It’s taken me a while to get the flavor just right. But I think I might have nailed it this last time. I am going to tell you right off the bat, there are no exact measurements! I’m sorry, it’s just a fact. There are many of my recipes that I don’t have exact measurements for, family favorites that I just toss together without thinking about it. It drives my kids nuts, at least my daughters. They need specific instructions, they need it written down perfectly so they can replicate it. Fact of the matter is, most of my stuff never tastes the same two times in a row. This beef stew is no different.
I will do my best to give you some measurements, but really, cooking is all about making it according to your tastes. Don’t like carrots? Add parsnips instead. Don’t like big chunks? Cut smaller chunks. Don’t like thyme? Add parsley. A recipe should be a guideline. Fiddle with the recipe, change it around to suit your tastes. Don’t be afraid to substitute something or add extra ingredients. The recipe police aren’t going to come and arrest you for changing the recipe around a bit.
Honestly, it took me a while to get to this point. Following recipes helped me understand putting ingredients together. I still use recipes, but now I can look at it and say “oh, this would be good with this extra herb or spice, add this veggie, substitute the beef with chicken, etc”.
So here is a “guideline” for my Beef Stew.
1 lb beef stew meat, cut into 1/2″ chunks
1 Tbls oil
2 onions, diced, divided
4-5 cloves of garlic, peeled, leave whole
4-5 medium potatoes, cut into 1/2″ chunks
4 medium carrots, cut into 1/4″ chunks
3 stalks celery, cut into 1/4″ chunks
1 cup red wine
2-4 cups beef stock, depends on how much it cooks off
1 large or 2 small bay leaves
1/2 tsp dried thyme
salt and pepper to taste
1/4 cup flour
Heat oil in 8 quart stock pot over medium-high heat. It’s best to use stainless steel, it browns the meat really well and works better when deglazing the pan. You get a nice dark, flavorful base for the stew. If you don’t have a stainless stock pot, use a stainless saute pan and transfer meat to the stock pot when it’s time to simmer the stew.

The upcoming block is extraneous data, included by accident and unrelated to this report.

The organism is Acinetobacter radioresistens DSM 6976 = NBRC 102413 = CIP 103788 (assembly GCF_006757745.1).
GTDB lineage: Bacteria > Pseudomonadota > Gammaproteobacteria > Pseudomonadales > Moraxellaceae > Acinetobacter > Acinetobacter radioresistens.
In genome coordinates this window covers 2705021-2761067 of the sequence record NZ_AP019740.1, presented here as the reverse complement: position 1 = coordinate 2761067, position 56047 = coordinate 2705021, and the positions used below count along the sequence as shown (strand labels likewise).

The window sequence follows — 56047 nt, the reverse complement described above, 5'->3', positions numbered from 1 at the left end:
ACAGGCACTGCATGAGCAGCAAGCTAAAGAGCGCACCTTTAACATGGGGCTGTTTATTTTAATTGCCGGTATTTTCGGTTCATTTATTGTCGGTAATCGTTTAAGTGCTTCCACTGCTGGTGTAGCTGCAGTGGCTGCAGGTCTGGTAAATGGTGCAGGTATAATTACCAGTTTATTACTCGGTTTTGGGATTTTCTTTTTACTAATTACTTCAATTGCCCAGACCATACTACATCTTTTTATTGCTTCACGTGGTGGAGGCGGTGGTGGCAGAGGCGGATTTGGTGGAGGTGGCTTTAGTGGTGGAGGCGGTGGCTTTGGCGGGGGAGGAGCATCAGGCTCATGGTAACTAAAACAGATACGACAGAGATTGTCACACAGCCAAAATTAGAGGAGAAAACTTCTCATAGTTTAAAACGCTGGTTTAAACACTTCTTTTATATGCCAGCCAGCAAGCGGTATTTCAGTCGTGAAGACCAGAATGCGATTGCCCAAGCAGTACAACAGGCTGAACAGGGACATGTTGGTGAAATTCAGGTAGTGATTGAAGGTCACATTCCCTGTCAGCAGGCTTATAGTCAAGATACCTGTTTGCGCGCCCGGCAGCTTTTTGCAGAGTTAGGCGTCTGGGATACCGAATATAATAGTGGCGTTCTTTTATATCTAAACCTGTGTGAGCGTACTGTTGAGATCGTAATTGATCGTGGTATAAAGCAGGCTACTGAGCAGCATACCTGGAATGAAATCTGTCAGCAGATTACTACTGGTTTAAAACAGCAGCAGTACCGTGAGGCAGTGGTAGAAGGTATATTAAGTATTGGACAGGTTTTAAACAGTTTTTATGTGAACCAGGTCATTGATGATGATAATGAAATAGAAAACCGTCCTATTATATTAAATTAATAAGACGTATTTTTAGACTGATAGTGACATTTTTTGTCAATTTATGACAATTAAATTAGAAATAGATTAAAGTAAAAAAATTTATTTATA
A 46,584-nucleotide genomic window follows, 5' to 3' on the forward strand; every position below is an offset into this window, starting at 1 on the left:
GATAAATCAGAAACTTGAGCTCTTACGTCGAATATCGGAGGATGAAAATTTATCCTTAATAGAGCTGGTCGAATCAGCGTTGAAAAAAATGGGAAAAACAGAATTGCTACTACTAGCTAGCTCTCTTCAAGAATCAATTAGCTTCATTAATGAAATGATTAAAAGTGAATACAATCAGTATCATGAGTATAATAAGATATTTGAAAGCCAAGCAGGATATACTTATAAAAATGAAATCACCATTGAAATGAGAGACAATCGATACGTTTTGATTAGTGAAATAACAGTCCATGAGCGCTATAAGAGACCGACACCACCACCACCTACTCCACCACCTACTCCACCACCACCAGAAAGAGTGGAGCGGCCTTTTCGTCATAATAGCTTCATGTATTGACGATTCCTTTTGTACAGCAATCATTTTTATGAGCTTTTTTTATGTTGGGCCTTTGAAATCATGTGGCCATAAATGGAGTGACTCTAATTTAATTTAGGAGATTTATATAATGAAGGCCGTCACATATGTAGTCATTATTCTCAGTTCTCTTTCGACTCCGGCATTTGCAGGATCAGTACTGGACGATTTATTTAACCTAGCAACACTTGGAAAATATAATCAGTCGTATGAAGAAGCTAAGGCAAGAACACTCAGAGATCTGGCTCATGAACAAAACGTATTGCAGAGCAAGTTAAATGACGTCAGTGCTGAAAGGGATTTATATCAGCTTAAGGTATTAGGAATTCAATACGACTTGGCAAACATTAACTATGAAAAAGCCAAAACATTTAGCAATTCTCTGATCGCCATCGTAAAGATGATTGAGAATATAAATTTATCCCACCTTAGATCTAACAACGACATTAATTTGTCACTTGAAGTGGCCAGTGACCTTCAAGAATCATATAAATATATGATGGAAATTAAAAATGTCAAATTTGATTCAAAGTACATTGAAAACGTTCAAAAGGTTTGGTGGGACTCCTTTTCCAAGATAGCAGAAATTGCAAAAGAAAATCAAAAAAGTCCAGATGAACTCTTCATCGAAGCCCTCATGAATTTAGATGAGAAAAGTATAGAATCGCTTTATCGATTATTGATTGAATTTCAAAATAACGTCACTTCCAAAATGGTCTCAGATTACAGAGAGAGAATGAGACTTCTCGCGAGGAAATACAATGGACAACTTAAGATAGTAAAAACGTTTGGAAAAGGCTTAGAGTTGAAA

Add the beef and sprinkle a little bit of salt and pepper over the beef. Brown for a couple of minutes and then add 1/2 of the chopped onion, celery and the garlic.
Let cook until beef is browned and onions have softened up a bit, stirring occasionally being careful not to burn the beef. Add red wine to pan to deglaze. Stir and cook unil wine has cooked down by half. Add about 2-3 cups of the beef stock, thyme, and bay leaves. If browning the beef in a separate pan, this is where you move the beef mixture to your stock pot.
Cover the pot and simmer over medium-low heat for 1 hour to 1 1/2 hours. Add carrots and onions. Add more beef stock as necessary. You can also kick up the heat to medium, the beef should be good and tender by this time.
Cook for 45 minutes, stirring occasionally and then add the potatoes. Cook for another 30 minutes or until vegetables are tender. Add more seasonings to taste (thyme, salt and pepper). Remove bay leaves.
Stir 1/4 cup flour with enough water to make a thin paste. About 1/3 to 1/2 cup water. Whisk flour and water mixture until smooth, make sure there are no lumps. I use a Tupperware shaker.
Slowly add flour mixture (called a slurry) to beef stew, stirring constantly. Add about half and then a little more at a time, cooking and stirring between addtions until it’s the desired consistency.
We like a nice thick, chunky stew so I pretty much use the whole thing. I also try to make sure there isn’t a lot of liquid already for the stew. We’re not making soup, but stew.
There are a couple of other ways to thicken the stew. Use cornstarch and water for a gluten free thickener. Or melt some butter in a pan and add flour. Cook for a minute or so and then add to the stew.